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as I already mentioned in the title, I'm looking for a JS-function for getting the same result like I get with this PHP code:


Thanks in advance!

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What do you want to get the second parent directory of? The HTML file? Where the javascript code is? A file on the user's filesystem? And why? – Ian Nov 3 '12 at 5:07
It isn't available... at least not in the sense like it is in PHP. – Brad Nov 3 '12 at 5:09
@lan: I would like to get the path of the file, because I need the variable "root_dir". In PHP I did it like this: define("ROOT_DIR", dirname(dirname(FILE)) . DIRECTORY_SEPARATOR); – Mr. B. Nov 3 '12 at 5:10
Okay, may I ask why you need it though? – Ian Nov 3 '12 at 5:26
up vote 5 down vote accepted

I don't think it is possible because php dirname operates on apache server on local machine. It has access to the filesystem. But javascript operates on browser layer which can't operate with filesystem. I think so you should use ajax and proccess result how you need it. I think so its best solution for you.

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You can have PHP output the script. Yes, that's right, you probably can't make php process js files (unless you are in full control of the server). But it doesn't matter. Just make sure that the MIME type is correct, both in the headers PHP returns and the script tag. That way, you can have PHP insert the any values you want in the script, including it's own path.

In script.php:

header("Content-type: text/javascript");
echo 'var myvar = '.$something;
//where $something can be $_SERVER['REQUEST_URI'], __FILE__ or whatever you need.
//You could even use information from session variables, or query the database.
//In fact, this way you can have GET parameters in your javascript.
//Make sure you are not creating a vulnerability with the exposed information.

//Then put the rest of the script as usual. You could even include it*.

*: include


<script type="text/javascript" src="script.php"></script>

Yes, I know I'm repeating the MIME type, do it this way to maximize browser compatibility.

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There's no analogue of __FILE__ in browser Javascript; the code does not have direct access to the URL from which it was loaded. But with certain assumptions you can figure it out, as in the answer here.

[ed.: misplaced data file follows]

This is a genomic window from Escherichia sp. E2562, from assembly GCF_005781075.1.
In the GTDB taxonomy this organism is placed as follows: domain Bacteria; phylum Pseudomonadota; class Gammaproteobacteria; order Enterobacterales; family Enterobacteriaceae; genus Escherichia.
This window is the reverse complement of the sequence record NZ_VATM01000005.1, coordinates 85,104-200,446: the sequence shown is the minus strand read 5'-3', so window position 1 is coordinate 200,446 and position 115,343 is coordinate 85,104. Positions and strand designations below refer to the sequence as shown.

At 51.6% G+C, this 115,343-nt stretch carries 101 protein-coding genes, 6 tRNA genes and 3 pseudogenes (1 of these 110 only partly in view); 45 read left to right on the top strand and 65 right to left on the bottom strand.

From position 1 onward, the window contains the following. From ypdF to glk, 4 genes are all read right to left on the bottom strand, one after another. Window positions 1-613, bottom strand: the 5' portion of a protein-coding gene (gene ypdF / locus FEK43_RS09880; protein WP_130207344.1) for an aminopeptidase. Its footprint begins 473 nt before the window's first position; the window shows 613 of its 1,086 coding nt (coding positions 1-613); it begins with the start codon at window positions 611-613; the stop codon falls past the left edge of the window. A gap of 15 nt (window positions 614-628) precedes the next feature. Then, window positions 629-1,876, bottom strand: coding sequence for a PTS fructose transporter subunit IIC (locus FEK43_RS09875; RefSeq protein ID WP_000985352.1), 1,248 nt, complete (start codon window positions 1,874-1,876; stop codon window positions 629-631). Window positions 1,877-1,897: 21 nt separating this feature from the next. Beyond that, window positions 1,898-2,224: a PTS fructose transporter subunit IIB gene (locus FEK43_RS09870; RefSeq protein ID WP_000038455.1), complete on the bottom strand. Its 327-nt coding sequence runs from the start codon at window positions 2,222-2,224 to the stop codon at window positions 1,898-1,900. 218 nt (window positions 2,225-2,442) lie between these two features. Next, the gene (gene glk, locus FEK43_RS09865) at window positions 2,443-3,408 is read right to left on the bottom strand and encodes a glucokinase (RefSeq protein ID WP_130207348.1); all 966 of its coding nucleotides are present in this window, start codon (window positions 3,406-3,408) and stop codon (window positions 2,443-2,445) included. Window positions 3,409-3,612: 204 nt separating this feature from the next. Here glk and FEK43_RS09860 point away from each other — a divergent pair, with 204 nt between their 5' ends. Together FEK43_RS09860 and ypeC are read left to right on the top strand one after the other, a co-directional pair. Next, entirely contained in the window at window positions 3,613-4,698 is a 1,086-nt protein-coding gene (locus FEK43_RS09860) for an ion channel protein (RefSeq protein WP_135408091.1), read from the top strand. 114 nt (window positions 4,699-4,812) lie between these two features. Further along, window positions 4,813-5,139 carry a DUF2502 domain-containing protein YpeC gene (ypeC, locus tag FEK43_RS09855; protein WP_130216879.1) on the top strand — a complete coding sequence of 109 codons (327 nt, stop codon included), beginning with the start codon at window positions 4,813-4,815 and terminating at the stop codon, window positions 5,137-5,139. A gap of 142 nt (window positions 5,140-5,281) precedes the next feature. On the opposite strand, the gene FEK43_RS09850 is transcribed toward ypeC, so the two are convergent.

Once you have the URL of the script (I assume in a variable called scriptURL below) you can set about finding the grandparent URL. This can get tricky with URLs, so it's probably safest to let the URL-savvy bits of Javascript parse the URL for you and get just the pathname component before you start with the string-munging:

var a = document.createElement('a')
a.href = scriptURL
var scriptPath = a.pathname

Then it's unfortunately down to string manipulation; here's one somewhat clunky solution:

var components = scriptPath.split(/\//)
while (components.length > 0 && !components[components.length-1])
    components.length -= 1;
var twoDirsUp = components.slice(0,components.length-2).join('/')

And then you can convert the result back into a full URL using the anchor element trick in reverse:

a.pathname = twoDirsUp;
var grandParentUrl = a.href
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Why not load what you want from absolute URL?

If you have inse your block of codes: /my/script/to/load.js browser will load the correct file if you are in or whatever like

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Unfortunately not. I use rewritten URLs with an unknown/dynamic depth ( For JS it looks like its in the folder "arg3". Thats the reason why I need absolute URLs to fix it. If you've another solution, please let me know! :-) – Mr. B. Nov 5 '12 at 2:32
@Mr.Bombastic Do you have a website/test website? – Gabriel Nov 5 '12 at 18:58

I needed a solution to write code like this:

$("#div").load(ROOT_URL + "my/path/to/script.php");

Solution: a PHP script generates one JS-file of all needed JS-files and adds the ROOT_URL to the top of the generated file:

$js = 'ROOT_URL = "' . ROOT_URL . '"; ' . $js;
file_put_contents("file.js", $js);

Now I'm able to use the ROOT_URL (set in a PHP config-file) in JS-code as well. I hope I could help.

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A little off topic, but if you just want to get the similar of dirname($_SERVER['REQUEST_URI']) for javascript, you can do

window.location.href.substr(0, window.location.href.length - window.location.href.split('/').pop().length)
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